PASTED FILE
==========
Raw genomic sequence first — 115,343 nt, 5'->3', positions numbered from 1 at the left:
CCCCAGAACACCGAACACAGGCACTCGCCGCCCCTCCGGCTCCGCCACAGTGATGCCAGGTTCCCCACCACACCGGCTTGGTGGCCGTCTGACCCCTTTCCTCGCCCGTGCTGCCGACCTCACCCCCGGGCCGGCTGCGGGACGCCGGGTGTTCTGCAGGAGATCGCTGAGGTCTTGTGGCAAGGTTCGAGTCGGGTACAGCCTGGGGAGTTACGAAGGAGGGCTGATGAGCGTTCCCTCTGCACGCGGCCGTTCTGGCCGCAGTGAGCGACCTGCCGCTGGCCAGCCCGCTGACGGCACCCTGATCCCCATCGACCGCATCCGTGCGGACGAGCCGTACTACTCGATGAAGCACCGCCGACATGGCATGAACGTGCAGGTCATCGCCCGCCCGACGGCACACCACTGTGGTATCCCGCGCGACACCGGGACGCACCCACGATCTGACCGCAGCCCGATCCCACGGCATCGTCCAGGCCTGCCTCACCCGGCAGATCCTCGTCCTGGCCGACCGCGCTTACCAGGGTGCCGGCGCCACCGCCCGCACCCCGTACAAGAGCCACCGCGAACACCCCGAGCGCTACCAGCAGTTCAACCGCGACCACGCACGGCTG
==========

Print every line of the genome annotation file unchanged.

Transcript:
Raw genomic sequence first — 115,343 nt, 5'->3', positions numbered from 1 at the left:
CCCCAGAACACCGAACACAGGCACTCGCCGCCCCTCCGGCTCCGCCACAGTGATGCCAGGTTCCCCACCACACCGGCTTGGTGGCCGTCTGACCCCTTTCCTCGCCCGTGCTGCCGACCTCACCCCCGGGCCGGCTGCGGGACGCCGGGTGTTCTGCAGGAGATCGCTGAGGTCTTGTGGCAAGGTTCGAGTCGGGTACAGCCTGGGGAGTTACGAAGGAGGGCTGATGAGCGTTCCCTCTGCACGCGGCCGTTCTGGCCGCAGTGAGCGACCTGCCGCTGGCCAGCCCGCTGACGGCACCCTGATCCCCATCGACCGCATCCGTGCGGACGAGCCGTACTACTCGATGAAGCACCGCCGACATGGCATGAACGTGCAGGTCATCGCCCGCCCGACGGCACACCACTGTGGTATCCCGCGCGACACCGGGACGCACCCACGATCTGACCGCAGCCCGATCCCACGGCATCGTCCAGGCCTGCCTCACCCGGCAGATCCTCGTCCTGGCCGACCGCGCTTACCAGGGTGCCGGCGCCACCGCCCGCACCCCGTACAAGAGCCACCGCGAACACCCCGAGCGCTACCAGCAGTTCAACCGCGACCACGCACGGCTG